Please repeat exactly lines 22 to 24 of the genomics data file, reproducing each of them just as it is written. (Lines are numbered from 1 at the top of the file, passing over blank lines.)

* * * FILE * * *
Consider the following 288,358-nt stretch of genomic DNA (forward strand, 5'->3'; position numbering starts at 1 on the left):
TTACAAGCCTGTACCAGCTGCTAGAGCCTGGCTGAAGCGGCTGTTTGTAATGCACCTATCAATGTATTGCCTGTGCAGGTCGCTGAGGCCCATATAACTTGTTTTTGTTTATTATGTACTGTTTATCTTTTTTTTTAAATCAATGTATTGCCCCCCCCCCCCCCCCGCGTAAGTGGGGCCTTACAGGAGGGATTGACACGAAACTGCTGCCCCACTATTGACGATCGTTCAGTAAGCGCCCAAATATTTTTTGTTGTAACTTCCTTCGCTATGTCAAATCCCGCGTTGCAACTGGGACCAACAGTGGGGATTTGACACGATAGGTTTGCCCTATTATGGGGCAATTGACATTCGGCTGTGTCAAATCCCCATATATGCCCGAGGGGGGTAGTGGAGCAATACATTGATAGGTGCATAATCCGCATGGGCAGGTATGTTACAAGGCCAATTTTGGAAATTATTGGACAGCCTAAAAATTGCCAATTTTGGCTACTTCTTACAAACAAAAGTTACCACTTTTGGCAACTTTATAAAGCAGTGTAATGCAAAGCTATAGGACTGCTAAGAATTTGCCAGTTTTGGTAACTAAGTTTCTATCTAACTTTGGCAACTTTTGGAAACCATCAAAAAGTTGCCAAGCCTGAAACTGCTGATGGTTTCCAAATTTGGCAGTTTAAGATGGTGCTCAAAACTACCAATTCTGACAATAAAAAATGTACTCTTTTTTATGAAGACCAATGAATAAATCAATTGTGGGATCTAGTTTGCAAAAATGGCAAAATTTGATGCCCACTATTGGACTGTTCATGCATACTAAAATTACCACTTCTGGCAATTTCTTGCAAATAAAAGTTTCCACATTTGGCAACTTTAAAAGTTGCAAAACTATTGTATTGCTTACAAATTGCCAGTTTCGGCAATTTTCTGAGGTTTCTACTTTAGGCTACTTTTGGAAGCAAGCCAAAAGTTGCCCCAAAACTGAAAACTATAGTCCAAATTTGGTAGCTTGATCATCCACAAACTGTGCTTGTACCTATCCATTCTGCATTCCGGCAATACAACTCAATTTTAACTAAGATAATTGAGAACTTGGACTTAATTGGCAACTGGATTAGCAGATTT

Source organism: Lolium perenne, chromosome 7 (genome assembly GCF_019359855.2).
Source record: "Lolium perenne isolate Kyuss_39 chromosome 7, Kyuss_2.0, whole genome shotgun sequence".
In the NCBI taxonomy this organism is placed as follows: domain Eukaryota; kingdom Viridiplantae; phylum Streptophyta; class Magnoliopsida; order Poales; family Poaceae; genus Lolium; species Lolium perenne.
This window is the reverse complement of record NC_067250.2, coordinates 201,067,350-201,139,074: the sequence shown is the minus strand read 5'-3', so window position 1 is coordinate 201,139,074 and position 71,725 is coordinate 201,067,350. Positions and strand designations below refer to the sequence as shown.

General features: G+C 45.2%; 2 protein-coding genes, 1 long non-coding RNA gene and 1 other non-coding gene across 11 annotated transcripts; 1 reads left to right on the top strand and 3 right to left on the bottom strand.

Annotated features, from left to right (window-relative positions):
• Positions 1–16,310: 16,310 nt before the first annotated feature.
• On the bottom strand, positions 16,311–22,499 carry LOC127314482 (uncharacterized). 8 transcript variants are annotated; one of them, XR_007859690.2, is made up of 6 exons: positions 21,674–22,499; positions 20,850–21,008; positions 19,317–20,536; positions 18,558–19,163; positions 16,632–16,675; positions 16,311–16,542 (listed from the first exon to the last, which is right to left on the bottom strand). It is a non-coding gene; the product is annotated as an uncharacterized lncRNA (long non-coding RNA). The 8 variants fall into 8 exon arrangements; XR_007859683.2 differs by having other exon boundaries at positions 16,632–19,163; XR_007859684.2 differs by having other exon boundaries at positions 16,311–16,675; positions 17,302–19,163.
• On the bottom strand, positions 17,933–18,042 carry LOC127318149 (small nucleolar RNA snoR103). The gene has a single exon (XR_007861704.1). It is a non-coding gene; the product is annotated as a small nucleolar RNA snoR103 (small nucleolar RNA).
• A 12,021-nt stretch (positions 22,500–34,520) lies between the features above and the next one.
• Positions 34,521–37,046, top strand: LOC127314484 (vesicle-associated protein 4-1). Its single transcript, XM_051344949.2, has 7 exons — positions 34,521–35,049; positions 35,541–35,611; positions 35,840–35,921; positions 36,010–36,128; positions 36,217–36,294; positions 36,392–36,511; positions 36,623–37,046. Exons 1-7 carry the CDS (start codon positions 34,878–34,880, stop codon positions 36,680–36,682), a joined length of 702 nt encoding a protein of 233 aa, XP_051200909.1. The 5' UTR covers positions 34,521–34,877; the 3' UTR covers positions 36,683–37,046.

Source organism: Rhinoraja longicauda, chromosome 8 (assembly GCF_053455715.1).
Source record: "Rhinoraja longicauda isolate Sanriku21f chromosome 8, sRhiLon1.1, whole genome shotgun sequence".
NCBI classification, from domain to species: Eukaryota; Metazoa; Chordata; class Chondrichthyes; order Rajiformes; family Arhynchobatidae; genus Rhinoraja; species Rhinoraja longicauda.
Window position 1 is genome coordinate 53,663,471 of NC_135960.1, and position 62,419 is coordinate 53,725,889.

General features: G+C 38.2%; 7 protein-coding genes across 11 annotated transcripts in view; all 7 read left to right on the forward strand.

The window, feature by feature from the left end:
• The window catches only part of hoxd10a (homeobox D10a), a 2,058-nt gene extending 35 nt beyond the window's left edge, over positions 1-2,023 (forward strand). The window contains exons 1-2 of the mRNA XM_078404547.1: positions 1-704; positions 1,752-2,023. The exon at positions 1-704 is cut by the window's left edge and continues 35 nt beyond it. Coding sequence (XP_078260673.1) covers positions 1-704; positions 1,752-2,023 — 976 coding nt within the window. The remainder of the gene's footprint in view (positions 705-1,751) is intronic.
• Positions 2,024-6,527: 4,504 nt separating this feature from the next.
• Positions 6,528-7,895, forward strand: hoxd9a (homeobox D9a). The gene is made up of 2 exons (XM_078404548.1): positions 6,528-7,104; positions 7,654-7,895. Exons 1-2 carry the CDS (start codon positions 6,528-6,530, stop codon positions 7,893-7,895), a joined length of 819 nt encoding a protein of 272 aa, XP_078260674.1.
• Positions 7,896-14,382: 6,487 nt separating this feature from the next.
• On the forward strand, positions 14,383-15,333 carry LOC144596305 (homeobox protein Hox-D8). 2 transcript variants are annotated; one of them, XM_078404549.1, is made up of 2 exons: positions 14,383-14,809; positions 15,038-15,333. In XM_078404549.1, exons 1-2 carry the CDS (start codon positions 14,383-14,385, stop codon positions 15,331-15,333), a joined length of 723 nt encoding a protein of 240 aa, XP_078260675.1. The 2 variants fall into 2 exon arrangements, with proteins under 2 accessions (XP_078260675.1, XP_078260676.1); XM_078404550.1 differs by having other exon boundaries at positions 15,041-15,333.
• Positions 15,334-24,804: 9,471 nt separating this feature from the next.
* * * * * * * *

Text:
• Positions 6,528-7,895, forward strand: hoxd9a (homeobox D9a). The gene is made up of 2 exons (XM_078404548.1): positions 6,528-7,104; positions 7,654-7,895. Exons 1-2 carry the CDS (start codon positions 6,528-6,530, stop codon positions 7,893-7,895), a joined length of 819 nt encoding a protein of 272 aa, XP_078260674.1.
• Positions 7,896-14,382: 6,487 nt separating this feature from the next.
• On the forward strand, positions 14,383-15,333 carry LOC144596305 (homeobox protein Hox-D8). 2 transcript variants are annotated; one of them, XM_078404549.1, is made up of 2 exons: positions 14,383-14,809; positions 15,038-15,333. In XM_078404549.1, exons 1-2 carry the CDS (start codon positions 14,383-14,385, stop codon positions 15,331-15,333), a joined length of 723 nt encoding a protein of 240 aa, XP_078260675.1. The 2 variants fall into 2 exon arrangements, with proteins under 2 accessions (XP_078260675.1, XP_078260676.1); XM_078404550.1 differs by having other exon boundaries at positions 15,041-15,333.